Lang describes how Intera is eager to learn the special business characteristics of each portfolio company and the steps they take to find the best possible industrial advisors, those with relevant expertise and experience to be board members.
Good performance in a weak economy
“The beginning of 2012 has been characterised by mixed economic signals and general cautiousness,” Intera’s managing partner explains. “On the one hand, the flow of bad news seems to have dried up, but on the other hand, all market participants are aware that nothing fundamental has changed. This has been confirmed, for instance, by once again escalating worries about the sovereign debt crisis spreading into new economies.”
However, Lang says that the environment for Intera’s target market in Finland has remained active. He says that the financial performance and order backlogs are at a good level for the majority of their portfolio companies.
“Good companies in the right industries will perform well also during a weak economy – hard times can also enable companies to capture market share and differentiate from competitors,” he points out. “Capable management, clear competitive advantages and the ability to grow also outside the Finnish home market are key characteristics that we are looking for.”
“Generally speaking, Finland is a country with many good companies with industrial expertise and products that can be competitive also outside Finland. The level and quality of products and services have never been a problem here,” says Lang. “However, Finnish companies often struggle in commercialising their products outside the home market – perhaps there is a certain lack of ‘creative madness’ in the Finnish mind-set and mentality.”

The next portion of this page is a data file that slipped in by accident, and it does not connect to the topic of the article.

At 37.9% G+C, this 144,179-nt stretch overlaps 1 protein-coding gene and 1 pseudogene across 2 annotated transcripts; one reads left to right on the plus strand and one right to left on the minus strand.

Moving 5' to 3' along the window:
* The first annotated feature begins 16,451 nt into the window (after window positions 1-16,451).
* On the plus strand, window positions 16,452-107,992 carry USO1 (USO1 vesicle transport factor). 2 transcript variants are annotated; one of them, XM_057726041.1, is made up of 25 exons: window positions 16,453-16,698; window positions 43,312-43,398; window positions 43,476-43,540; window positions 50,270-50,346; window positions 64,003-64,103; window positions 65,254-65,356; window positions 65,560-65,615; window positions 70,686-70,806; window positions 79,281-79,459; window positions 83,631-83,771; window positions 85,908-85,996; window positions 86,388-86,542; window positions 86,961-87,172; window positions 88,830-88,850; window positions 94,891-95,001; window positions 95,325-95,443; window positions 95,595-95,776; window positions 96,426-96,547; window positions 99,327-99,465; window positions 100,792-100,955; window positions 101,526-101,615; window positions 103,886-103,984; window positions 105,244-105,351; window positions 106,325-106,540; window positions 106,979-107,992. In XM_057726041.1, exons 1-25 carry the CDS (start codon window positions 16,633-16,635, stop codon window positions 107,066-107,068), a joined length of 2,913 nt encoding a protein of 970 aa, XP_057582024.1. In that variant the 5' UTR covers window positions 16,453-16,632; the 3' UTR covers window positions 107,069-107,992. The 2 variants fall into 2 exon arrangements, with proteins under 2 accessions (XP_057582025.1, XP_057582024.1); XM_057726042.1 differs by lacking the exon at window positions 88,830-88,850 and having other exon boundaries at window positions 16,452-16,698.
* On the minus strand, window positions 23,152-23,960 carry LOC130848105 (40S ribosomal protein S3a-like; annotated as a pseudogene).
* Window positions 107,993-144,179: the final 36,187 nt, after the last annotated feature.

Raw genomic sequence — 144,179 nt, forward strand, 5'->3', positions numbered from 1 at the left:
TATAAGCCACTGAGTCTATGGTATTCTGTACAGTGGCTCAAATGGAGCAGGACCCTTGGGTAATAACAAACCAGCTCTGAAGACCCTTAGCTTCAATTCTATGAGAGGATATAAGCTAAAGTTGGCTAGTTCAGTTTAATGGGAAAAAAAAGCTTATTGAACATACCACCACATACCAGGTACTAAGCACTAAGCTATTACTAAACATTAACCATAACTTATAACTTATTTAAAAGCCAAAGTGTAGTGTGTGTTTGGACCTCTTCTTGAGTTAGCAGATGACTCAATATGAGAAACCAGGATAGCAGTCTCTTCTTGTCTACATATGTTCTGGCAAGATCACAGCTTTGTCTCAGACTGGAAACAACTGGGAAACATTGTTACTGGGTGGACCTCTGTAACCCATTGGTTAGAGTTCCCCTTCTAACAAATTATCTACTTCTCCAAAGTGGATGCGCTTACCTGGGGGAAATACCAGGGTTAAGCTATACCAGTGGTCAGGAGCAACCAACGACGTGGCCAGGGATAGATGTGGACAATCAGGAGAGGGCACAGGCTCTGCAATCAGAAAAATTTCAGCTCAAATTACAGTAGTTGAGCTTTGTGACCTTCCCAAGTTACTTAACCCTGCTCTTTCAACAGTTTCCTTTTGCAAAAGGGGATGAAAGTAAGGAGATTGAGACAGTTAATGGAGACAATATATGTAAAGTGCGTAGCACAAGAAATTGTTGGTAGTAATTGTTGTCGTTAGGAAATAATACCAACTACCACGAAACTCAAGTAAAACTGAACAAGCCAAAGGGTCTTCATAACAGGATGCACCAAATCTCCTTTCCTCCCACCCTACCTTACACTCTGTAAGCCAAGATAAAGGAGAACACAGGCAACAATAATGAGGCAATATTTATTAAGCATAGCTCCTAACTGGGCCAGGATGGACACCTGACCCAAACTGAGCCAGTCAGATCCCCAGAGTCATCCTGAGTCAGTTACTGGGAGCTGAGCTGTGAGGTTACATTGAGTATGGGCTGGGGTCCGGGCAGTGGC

He says that this is one of the key aspects of Intera’s ownership in a company: helping them to grow internationally. This is important because many companies need to have facilities overseas for production or to be closer to growing markets.
“In many occasions Finnish companies could expand their business internationally without help from an investor such as Intera, but decide not to due to the significant risks involved in an aggressive international growth strategy,” Lang continues. “This is true especially for family-owned businesses where the entire wealth of the family is tied in the business. Intera can remove this kind of barrier to growth by providing the entrepreneurs with a means to release a part of their wealth tied in the company and thus diversifying their asset portfolio.
“We see all this as our reason for existence, our mission, if one wants to call it that way. We are committed to support the growth of Finnish small and medium-sized companies and to remove the barriers to growth that they are facing.”
Text: David J. Cord, Helsinki Times
Did you know?
Founders: Tuomas Lang, Jokke Paananen and Harri Hollmén
Described as: “A Finnish private equity firm that principally focuses on Finnish and Scandinavian mid-sized companies.”
Funds: €125 million with Intera I, €200 million with Intera II